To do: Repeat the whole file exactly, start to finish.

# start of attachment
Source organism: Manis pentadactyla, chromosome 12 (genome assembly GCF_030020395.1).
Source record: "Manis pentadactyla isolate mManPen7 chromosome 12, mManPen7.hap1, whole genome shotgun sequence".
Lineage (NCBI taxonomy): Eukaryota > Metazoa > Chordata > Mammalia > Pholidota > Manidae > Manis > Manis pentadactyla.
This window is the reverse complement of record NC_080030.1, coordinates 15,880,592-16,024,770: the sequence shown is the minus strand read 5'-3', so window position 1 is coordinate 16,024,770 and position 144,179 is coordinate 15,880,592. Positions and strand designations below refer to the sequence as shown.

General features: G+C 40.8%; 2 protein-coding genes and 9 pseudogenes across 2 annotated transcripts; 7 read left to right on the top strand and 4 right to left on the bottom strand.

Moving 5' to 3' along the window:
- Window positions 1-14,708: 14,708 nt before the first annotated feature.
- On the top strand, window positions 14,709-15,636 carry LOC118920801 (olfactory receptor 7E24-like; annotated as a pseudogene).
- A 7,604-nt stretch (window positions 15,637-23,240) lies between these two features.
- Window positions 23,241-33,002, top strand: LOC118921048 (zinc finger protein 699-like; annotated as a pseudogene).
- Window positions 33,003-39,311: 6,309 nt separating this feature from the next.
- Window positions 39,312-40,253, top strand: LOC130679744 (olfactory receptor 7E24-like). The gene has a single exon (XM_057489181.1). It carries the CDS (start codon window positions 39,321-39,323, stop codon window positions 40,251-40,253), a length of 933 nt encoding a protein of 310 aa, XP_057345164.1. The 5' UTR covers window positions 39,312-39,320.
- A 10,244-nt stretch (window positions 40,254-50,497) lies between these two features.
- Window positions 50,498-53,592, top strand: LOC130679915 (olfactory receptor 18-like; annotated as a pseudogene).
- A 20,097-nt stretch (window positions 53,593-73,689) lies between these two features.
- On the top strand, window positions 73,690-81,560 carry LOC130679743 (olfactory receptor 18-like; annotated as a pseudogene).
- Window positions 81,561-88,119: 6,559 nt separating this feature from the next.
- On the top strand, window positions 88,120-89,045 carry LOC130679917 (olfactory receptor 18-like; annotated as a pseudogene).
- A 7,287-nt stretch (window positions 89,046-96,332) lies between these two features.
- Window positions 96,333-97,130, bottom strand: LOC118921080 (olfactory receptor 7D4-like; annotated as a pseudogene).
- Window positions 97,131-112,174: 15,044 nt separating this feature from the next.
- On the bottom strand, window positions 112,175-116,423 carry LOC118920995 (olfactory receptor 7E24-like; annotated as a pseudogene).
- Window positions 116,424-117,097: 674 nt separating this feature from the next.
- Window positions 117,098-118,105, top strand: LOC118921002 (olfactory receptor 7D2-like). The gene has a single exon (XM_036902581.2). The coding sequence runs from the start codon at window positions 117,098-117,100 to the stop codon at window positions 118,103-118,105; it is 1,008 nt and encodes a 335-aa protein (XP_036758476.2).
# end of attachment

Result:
Source organism: Manis pentadactyla, chromosome 12 (genome assembly GCF_030020395.1).
Source record: "Manis pentadactyla isolate mManPen7 chromosome 12, mManPen7.hap1, whole genome shotgun sequence".
Lineage (NCBI taxonomy): Eukaryota > Metazoa > Chordata > Mammalia > Pholidota > Manidae > Manis > Manis pentadactyla.
This window is the reverse complement of record NC_080030.1, coordinates 15,880,592-16,024,770: the sequence shown is the minus strand read 5'-3', so window position 1 is coordinate 16,024,770 and position 144,179 is coordinate 15,880,592. Positions and strand designations below refer to the sequence as shown.

General features: G+C 40.8%; 2 protein-coding genes and 9 pseudogenes across 2 annotated transcripts; 7 read left to right on the top strand and 4 right to left on the bottom strand.

Moving 5' to 3' along the window:
- Window positions 1-14,708: 14,708 nt before the first annotated feature.
- On the top strand, window positions 14,709-15,636 carry LOC118920801 (olfactory receptor 7E24-like; annotated as a pseudogene).
- A 7,604-nt stretch (window positions 15,637-23,240) lies between these two features.
- Window positions 23,241-33,002, top strand: LOC118921048 (zinc finger protein 699-like; annotated as a pseudogene).
- Window positions 33,003-39,311: 6,309 nt separating this feature from the next.
- Window positions 39,312-40,253, top strand: LOC130679744 (olfactory receptor 7E24-like). The gene has a single exon (XM_057489181.1). It carries the CDS (start codon window positions 39,321-39,323, stop codon window positions 40,251-40,253), a length of 933 nt encoding a protein of 310 aa, XP_057345164.1. The 5' UTR covers window positions 39,312-39,320.
- A 10,244-nt stretch (window positions 40,254-50,497) lies between these two features.
- Window positions 50,498-53,592, top strand: LOC130679915 (olfactory receptor 18-like; annotated as a pseudogene).
- A 20,097-nt stretch (window positions 53,593-73,689) lies between these two features.
- On the top strand, window positions 73,690-81,560 carry LOC130679743 (olfactory receptor 18-like; annotated as a pseudogene).
- Window positions 81,561-88,119: 6,559 nt separating this feature from the next.
- On the top strand, window positions 88,120-89,045 carry LOC130679917 (olfactory receptor 18-like; annotated as a pseudogene).
- A 7,287-nt stretch (window positions 89,046-96,332) lies between these two features.
- Window positions 96,333-97,130, bottom strand: LOC118921080 (olfactory receptor 7D4-like; annotated as a pseudogene).
- Window positions 97,131-112,174: 15,044 nt separating this feature from the next.
- On the bottom strand, window positions 112,175-116,423 carry LOC118920995 (olfactory receptor 7E24-like; annotated as a pseudogene).
- Window positions 116,424-117,097: 674 nt separating this feature from the next.
- Window positions 117,098-118,105, top strand: LOC118921002 (olfactory receptor 7D2-like). The gene has a single exon (XM_036902581.2). The coding sequence runs from the start codon at window positions 117,098-117,100 to the stop codon at window positions 118,103-118,105; it is 1,008 nt and encodes a 335-aa protein (XP_036758476.2).